Nigeria: Jollof Rice with Nigerian Chicken

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Is it terrible that I am scared to make rice without the aide of my rice cooker? I've read all sorts of tips and tricks on how to make perfect rice on the stove top, but something always goes wrong. Inevitably, some rice will burn on the bottom and/or some of the rice won't be cooked all the way through. I don't understand how it can be so difficult.

So, you can understand my hesitation in trying Nigeria's national dish, "Jollof Rice." There is certainly no rice cooker involved. Scary. But, I found a beautiful and delicious-looking blog post from Ozoz at The Kitchen Butterfly. Better yet, she had included a recipe for chicken to accompany the rice. Huzzah!

I had to contact Ozoz for more explicit directions for the chicken, so I am going to incorporate those directions into the recipe. Ozoz told me that non-Nigerians tend to find the chicken very dry compared to what we're used to. I must've done something wrong, as my chicken turned out very juicy. But, perhaps that's not a bad thing for us non-Nigerians. :) Ozoz also notes in her recipe that the rice will probably stick to the bottom of the pan and burn (some rice-things never change), but Nigerians often eat that too, because it's flavorful. So, beware! The rice will stick and burn. Mine did.



Jollof Rice and Chicken (from The Kitchen Butterfly)

Jollof Rice:
-2 tablespoons of coconut/vegetable oil/butter
-6 medium-sized fresh tomatoes/ a 400g tin of tomatoes
-3 medium sized onions (1 sliced thinly, 2 blended)
-½ or less of fresh chili pepper, to taste (**NOTE: I forgot to get two chiles, so I used 1/2 teaspoon of cayenne...it worked well)
-1 tablespoon tomato puree
-2 tablespoons curry powder
-2 teaspoons dried thyme
-1 stock cube (I used beef, as it was all I had on hand)
-2 3/4 cups (500g) uncooked long grain rice or basmati rice
-3 1/3 cups (800ml) water or stock (vegetable, chicken or meat)
-2 tablespoons butter
Optional – mixed herbs, shrimps (fresh or dried), meat chunks etc….

1. In a blender, blend tomatoes, 2 onions and chili pepper, till smooth. This will take about 2 minutes of pulsing in a blender.

2. In a large pan, heat oil and add the sliced onion; stir-fry for 1-2 minutes; add blended tomato mixture, tomato puree, curry, thyme and season with salt. Stir on medium heat for 10-12 minutes so the mix cooks and the raw taste of the tomatoes is gone.

3. If using, add water/stock. Stir well, season to taste and add rice. Stir again. Cover pan and bring to the boil.

4. When it comes up to the boil, add butter, stir again and turn down the heat – letting the rice steam for another 15-20 minutes, or till cooked (depending on how you like your rice). If rice is getting too dry, add some more stock or water, stir gently and leave to cook.

5. When it’s cooked, take off heat and remove the cover of the pot. Put a tea cloth over the top and leave till ready to serve.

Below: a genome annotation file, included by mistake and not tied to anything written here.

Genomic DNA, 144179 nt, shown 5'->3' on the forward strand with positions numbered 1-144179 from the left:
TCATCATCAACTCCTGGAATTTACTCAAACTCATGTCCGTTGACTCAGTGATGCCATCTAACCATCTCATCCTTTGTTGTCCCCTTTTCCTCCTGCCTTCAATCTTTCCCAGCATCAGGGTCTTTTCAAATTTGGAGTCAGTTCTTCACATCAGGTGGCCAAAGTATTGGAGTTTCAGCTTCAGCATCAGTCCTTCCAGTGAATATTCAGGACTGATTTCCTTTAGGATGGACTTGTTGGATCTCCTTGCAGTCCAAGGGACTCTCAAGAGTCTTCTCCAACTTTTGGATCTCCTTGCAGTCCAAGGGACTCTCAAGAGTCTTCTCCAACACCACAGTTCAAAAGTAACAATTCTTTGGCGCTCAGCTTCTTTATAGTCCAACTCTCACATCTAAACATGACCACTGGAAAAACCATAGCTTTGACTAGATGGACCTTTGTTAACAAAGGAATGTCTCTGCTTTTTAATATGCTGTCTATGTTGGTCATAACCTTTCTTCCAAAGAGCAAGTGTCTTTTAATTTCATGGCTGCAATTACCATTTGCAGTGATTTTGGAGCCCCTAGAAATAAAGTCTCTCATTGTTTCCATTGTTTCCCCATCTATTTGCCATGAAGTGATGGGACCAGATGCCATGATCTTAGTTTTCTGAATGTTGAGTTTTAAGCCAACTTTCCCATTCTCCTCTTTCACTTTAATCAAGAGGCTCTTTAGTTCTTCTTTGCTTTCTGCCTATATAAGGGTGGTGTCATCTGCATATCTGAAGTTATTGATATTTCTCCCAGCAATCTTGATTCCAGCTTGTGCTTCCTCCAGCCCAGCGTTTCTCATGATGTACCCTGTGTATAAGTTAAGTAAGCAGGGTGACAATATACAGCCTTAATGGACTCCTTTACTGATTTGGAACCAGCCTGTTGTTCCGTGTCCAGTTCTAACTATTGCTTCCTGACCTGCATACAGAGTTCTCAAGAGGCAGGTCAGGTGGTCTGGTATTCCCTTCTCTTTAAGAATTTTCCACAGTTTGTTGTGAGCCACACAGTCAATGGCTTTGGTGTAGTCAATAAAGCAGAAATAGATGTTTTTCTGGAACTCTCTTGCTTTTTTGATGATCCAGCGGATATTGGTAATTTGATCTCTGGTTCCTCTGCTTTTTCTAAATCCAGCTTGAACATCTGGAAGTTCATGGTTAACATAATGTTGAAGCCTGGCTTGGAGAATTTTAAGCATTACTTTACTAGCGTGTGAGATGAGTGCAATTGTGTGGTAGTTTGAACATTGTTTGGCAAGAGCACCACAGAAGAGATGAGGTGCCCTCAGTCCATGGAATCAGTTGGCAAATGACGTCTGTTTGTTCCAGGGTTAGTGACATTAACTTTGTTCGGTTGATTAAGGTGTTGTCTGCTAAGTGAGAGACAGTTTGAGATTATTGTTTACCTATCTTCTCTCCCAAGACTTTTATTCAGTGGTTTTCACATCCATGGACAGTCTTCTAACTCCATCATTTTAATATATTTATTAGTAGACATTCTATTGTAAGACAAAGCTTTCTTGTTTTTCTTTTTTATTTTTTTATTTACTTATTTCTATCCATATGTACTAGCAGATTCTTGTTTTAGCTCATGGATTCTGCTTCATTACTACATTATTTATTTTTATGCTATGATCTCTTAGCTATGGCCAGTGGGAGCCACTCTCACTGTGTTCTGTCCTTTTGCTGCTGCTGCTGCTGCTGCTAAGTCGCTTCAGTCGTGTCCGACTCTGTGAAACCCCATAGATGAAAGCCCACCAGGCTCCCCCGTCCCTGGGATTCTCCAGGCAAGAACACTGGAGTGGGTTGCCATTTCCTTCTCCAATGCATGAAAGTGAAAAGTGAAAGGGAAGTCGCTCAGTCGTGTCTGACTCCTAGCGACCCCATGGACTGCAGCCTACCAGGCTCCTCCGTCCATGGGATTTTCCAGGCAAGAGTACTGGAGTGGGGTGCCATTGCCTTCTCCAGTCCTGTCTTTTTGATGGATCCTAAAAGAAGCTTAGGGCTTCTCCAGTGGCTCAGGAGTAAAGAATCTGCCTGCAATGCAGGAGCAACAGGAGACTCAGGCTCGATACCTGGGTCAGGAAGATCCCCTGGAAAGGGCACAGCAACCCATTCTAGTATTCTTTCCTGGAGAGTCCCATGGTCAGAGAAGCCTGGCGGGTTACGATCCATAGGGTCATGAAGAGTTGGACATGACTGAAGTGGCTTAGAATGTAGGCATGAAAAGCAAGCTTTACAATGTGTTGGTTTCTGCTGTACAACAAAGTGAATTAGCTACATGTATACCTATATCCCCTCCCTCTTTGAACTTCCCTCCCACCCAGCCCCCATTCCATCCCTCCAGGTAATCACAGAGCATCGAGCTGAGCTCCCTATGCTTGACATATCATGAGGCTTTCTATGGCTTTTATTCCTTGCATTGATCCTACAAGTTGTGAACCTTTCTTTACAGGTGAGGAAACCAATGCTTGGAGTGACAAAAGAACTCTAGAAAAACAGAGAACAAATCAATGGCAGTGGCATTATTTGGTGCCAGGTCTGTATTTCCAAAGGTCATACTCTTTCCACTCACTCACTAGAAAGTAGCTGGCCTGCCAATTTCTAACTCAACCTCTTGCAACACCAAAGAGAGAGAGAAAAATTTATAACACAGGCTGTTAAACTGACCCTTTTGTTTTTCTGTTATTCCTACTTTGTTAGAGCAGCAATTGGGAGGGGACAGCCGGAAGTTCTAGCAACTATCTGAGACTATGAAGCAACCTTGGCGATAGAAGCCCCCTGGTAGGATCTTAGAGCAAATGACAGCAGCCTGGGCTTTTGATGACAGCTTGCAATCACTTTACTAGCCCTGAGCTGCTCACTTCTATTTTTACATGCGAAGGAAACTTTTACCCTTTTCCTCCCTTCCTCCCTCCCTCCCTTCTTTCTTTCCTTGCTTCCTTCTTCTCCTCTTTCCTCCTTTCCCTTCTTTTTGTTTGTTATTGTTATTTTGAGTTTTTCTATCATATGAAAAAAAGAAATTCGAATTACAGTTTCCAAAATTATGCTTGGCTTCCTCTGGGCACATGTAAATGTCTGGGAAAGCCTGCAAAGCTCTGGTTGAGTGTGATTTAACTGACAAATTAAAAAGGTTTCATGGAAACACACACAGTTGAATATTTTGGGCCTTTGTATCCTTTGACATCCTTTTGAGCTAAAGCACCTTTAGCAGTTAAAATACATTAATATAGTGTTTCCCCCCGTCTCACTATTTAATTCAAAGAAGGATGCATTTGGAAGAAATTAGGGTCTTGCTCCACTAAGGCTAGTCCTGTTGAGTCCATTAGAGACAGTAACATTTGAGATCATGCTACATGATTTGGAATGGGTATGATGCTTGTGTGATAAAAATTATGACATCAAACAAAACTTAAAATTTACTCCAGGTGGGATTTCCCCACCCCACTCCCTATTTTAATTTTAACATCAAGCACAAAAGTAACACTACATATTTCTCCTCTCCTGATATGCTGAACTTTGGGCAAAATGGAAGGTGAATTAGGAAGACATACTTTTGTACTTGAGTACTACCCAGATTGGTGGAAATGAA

-Serves: At *least* 8, if not 10-12. My god, there is so much rice.



Nigerian Chicken:
-2 large onions (red or white), chopped
-2-3 cloves Garlic , without the skin
-Fresh yellow (or red) chili (1/2 a chili will be a little hot, so don’t use more than that if you’re not a chili fan, or omit it completely)
-Fresh/Dried Ginger (1 tsp, or to taste)
-Salt, to taste
-2-3 teaspoons dried Thyme
-2-3 tablespoons dried Curry powder
-Chicken seasoning – Aromat, or any other seasoning you like (Paprika, Turmeric etc) (**NOTE: I used 1 teaspoon paprika and about 1/4-1/2 teaspoon of turmeric)
-Uncooked Chicken drumsticks/legs (1kg) (Chicken on the bone is far tastier!) (**NOTE: I used thighs, because in my head I mixed up 'thighs' and 'drumsticks.' Ah well.)

1. Blend Onions, garlic (and fresh ginger, chilies, if using) without water in a blender.

2. Do it in pulses and if it is difficult, open the blender and mix the contents with a spoon. When ready put onion mixture into a large bowl.

3. Add spices to onion mixture and mix well.

4. Add chicken to spice mixture, making sure chicken pieces are well coated. Then cover the bowl with the cover or Clingfilm and leave in the fridge to marinade for 24 hours.

5. When ready to cook, place chicken and all of marinade in a pan on medium to low-medium heat. Cover. Let chicken cook/steam for 15-20 minutes (The point is not to cook it through). Stir often when steaming to ensure it doesn’t burn. Meanwhile, preheat your oven to 450.

6. After 20 minutes is up, place chicken on a broiler pan and cook for 20-30 minutes, or until cooked to desired doneness.

-Serves 4+, depending on how much chicken you used.



Verdict: I loved the Jollof Rice. It was thick and flavorful, and everything I hoped it would be. I was fine with the chicken, but wasn't overly impressed with it. I felt like not enough of the excellent marinade flavors carried over through the cooking process. However, I think that this would've been different with drumsticks, since it's easier to eat the skin and meat all at once.

4 comments:

Rice Palette said...

This looks delicious! This is a great way for me to expand the types of food I can cook :0)

Heather said...

Thanks! I hope your enjoy the rice as much as I did.

I checked out your blog, and can't wait to read it some more. I loe Chinese food, and your "Shrimp & Asparagus" looks particularly great!

Kitchen Butterfly said...

Heather - superb job. I'm proud of you (for what its worth....you won't be able to cash it in!) for daring to go the whole hog and overcome your fear of rice sans cooker. Well done

Suporna Roy said...

Nice Blog !
I Like This Very Much.
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